QUARANTINE STATION, MISSISSIPPI RIVER, October 20, 1862.
Dr. CHARLES McCORMICK, U. S. A.,
Medical Director Department of the Gulf, New Orleans:
SIR: Inclosed please receive bill of health issued by the American consul at Matamoras, Mex., to the schooner Planet.
In conversation with some of the Texas refugees, passengers on board schooner Planet, I learn that the yellow fever was declared as an epidemic at Brownsville, Tex., yet this consul certifies to health in the port, among the shipping, and in the vicinity of Matamoras.
My informant declares this to be so, having read the publication in the Brownsville paper a few days prior to their departure.
The order from Major-General Butler in relation to sending the schooner and men back to the fort was complied with. I on Saturday went down and examined their condition; found some sick with remittent fever, gastric and bilious complication, and deemed it advisable to bring to schooner, crew, and passengers up again to the station and await the result of a few days. I have two bad cases now in hospital, and from appearances among the others shall have more.
Some 10 or 12 of these refugees are willing to enlist, but the remainder refuse, on the ground of having left their families behind in Texas, and are desirous of entering a column which is to be composed of and commanded by Texans. They say that their pledge is given to join General Hamilton's corps.
Respectfully, yours, &c.,
JNO. A. G. FISHER,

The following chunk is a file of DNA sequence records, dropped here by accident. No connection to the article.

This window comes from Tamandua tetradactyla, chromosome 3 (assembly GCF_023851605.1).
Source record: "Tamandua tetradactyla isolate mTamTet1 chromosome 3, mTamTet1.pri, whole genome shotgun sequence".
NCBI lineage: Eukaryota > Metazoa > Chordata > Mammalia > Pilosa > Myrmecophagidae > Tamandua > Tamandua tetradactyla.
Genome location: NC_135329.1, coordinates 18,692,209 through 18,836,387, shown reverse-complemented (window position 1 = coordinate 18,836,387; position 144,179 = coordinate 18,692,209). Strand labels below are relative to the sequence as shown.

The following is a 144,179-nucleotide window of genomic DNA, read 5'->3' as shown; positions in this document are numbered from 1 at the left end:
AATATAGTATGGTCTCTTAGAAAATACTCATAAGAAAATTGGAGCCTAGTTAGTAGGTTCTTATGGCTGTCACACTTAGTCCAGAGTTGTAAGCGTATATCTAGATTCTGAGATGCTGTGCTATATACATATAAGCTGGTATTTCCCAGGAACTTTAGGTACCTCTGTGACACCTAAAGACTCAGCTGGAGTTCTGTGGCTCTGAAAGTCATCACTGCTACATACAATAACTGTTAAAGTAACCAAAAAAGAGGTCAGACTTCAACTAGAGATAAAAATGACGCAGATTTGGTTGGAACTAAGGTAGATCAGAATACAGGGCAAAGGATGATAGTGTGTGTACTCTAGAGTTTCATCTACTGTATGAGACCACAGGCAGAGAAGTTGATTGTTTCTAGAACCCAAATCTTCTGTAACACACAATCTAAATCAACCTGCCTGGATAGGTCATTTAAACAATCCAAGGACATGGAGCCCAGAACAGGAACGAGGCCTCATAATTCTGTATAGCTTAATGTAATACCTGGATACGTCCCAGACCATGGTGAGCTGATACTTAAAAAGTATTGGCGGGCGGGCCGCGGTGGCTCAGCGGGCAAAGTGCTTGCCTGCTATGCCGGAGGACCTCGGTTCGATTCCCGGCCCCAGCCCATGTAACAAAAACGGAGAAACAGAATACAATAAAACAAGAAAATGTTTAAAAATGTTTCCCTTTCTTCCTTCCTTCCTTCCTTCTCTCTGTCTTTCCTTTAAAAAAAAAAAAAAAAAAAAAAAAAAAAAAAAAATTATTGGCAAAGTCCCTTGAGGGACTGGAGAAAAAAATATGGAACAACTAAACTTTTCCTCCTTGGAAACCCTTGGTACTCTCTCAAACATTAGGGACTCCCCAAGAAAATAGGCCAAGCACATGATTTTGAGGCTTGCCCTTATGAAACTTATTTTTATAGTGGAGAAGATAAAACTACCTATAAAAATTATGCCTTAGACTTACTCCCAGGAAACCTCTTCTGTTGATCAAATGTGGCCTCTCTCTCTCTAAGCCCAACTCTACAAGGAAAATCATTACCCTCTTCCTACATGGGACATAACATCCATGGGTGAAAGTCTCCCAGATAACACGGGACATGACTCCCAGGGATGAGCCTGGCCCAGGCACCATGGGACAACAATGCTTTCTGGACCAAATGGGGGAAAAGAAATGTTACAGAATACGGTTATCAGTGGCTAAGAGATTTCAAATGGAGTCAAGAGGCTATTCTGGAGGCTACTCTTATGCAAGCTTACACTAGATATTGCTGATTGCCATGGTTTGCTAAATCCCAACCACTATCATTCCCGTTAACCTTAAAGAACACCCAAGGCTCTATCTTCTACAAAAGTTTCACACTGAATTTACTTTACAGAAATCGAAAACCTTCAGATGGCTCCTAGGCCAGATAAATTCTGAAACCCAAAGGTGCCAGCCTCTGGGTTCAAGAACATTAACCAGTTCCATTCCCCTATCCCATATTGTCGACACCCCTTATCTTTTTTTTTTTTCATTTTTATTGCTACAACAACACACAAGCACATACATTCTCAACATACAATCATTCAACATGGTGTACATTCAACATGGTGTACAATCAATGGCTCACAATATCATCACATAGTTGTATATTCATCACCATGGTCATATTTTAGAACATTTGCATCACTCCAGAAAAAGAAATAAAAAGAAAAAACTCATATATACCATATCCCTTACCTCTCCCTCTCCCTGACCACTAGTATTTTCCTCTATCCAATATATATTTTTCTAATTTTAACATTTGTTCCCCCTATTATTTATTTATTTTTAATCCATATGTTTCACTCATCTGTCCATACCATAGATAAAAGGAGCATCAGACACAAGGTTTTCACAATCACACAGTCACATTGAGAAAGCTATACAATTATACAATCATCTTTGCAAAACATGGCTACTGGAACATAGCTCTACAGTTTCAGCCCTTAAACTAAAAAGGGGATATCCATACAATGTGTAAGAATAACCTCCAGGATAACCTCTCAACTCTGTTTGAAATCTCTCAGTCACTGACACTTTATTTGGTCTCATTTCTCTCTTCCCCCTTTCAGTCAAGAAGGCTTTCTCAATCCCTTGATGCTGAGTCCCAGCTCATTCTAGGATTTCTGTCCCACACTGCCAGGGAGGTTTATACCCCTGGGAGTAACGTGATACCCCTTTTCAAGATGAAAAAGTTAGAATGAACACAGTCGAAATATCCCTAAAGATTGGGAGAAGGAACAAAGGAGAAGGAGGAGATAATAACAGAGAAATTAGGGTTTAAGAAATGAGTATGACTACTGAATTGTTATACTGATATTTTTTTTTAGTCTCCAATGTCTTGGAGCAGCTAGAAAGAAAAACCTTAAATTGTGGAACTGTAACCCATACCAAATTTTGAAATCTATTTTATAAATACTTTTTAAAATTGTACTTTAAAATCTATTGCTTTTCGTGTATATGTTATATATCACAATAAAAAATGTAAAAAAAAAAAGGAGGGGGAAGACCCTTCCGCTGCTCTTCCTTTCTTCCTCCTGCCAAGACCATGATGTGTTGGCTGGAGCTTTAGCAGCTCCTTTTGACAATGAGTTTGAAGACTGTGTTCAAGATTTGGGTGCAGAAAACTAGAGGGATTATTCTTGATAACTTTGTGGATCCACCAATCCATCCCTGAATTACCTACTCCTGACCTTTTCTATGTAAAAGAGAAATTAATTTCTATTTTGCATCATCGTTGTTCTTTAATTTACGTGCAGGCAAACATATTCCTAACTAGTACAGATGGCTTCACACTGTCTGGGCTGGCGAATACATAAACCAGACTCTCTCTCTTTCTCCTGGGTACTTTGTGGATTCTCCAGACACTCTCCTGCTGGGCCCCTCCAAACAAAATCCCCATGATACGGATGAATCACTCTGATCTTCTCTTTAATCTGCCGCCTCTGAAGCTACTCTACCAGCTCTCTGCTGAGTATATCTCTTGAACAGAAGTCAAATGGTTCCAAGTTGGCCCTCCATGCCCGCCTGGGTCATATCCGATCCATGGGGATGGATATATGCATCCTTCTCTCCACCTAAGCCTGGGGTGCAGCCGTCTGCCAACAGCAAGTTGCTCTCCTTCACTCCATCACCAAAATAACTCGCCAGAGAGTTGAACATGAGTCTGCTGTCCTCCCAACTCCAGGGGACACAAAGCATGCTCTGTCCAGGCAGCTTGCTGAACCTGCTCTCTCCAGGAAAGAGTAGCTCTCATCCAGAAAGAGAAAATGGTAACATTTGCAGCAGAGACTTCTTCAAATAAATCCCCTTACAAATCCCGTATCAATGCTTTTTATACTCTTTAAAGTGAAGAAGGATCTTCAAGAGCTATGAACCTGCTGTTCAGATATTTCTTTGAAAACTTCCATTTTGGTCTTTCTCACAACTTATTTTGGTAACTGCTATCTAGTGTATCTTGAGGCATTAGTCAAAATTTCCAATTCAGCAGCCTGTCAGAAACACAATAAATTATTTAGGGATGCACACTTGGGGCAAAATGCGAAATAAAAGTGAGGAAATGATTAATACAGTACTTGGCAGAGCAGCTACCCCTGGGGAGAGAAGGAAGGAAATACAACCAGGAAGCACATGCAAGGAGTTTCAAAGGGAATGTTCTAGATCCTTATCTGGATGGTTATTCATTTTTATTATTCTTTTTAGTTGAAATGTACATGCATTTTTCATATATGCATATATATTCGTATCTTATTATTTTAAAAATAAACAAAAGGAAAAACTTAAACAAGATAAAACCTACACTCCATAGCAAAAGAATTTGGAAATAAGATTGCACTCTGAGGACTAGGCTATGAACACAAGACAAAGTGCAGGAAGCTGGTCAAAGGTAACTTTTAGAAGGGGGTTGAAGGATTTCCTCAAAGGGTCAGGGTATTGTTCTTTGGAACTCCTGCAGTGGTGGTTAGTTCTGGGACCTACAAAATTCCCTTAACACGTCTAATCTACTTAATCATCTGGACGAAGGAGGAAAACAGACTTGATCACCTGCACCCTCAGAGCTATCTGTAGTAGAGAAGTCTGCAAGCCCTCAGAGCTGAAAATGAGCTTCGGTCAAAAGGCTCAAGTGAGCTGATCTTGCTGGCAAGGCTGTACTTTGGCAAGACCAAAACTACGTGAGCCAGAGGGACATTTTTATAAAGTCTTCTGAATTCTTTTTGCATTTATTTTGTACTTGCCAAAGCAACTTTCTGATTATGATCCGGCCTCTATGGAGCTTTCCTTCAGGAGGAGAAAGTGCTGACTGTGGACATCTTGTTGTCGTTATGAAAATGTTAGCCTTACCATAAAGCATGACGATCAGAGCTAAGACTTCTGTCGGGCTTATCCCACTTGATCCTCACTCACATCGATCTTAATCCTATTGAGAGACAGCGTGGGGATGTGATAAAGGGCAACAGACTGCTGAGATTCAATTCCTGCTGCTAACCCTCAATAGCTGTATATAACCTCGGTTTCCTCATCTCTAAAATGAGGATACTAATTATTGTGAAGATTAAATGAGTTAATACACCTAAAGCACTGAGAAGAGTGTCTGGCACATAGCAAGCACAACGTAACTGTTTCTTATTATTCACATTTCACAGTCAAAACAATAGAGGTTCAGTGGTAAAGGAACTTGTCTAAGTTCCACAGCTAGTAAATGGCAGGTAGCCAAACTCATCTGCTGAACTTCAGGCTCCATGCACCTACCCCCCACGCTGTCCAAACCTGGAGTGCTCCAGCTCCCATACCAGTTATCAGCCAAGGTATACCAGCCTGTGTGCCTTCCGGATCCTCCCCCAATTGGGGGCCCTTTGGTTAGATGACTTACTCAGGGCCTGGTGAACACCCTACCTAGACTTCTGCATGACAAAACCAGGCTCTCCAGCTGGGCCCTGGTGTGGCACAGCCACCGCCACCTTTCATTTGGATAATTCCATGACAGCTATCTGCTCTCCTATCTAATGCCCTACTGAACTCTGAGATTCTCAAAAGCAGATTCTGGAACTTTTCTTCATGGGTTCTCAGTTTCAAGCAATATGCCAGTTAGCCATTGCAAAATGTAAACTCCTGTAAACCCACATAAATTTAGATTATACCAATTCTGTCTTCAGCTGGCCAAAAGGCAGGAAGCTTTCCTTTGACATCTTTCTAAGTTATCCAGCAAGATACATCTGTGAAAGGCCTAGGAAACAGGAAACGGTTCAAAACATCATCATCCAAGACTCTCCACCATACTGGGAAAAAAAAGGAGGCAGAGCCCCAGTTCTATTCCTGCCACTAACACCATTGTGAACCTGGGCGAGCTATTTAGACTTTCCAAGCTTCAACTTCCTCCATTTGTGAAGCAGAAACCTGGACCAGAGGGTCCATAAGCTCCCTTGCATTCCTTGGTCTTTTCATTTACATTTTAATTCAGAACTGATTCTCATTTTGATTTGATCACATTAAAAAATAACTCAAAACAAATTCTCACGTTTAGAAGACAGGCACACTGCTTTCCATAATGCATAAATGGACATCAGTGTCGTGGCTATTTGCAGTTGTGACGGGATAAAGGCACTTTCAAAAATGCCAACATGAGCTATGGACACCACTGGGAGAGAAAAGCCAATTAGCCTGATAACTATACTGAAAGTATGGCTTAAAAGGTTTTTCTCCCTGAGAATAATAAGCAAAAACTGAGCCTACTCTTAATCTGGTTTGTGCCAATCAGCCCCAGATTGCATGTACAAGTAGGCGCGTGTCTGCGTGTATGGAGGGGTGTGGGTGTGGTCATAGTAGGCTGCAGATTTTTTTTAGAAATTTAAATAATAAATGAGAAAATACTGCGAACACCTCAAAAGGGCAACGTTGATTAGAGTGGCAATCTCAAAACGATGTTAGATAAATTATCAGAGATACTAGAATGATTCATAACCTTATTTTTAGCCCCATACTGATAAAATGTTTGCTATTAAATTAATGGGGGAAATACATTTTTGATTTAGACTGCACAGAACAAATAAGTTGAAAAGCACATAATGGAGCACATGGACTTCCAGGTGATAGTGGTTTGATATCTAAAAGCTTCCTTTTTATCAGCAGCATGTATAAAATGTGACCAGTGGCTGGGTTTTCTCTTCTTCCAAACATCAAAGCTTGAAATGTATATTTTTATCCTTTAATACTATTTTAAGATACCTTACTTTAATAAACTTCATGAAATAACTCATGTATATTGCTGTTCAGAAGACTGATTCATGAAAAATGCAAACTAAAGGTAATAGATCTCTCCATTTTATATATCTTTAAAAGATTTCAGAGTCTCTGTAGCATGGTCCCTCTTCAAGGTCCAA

Resident Physician Quarantine Station.
HEADQUARTERS DEPARTMENT OF THE GULF, New Orleans, October 30, 1862.
Commanding Reserve Corps, Thidobeaux, La.:
GENERAL: I have received your reports of the 28th and 29th instant, the last inclosing a list of killed and wounded.* I cannot speak too highly of the admirable conduct of your troops and your own brilliant success in the expedition. I have pushed forward the opening of the road as vigorously as possible. Colonel Stafford left Wednesday afternoon with timber sufficient, as he said, to repair the bridge at Bayou des Allemands, and he assured me that he would be able to do it in two days or three at outside. I have directed Colonel Thomas, by the same messenger, to push forward the bulk of his regiment as fast as he can repair the track and to join you at Thibodeaux.
Your requisition shall be filled and forwarded at the earliest practicable moment.
Buchanan was to have made his attack on Tuesday at Berwick, with what success of course I cannot say as yet. We were delayed three days by a most terrible storm, which disabled by Diana, but I have got her in working order, and she has gone around.
I have ordered over the Second Native Guards (colored), who will hold the road while Stafford pushes on to Thibodeaux.
I sympathize with you in the matter of the negroes. By the act of
*See reports, p. 167.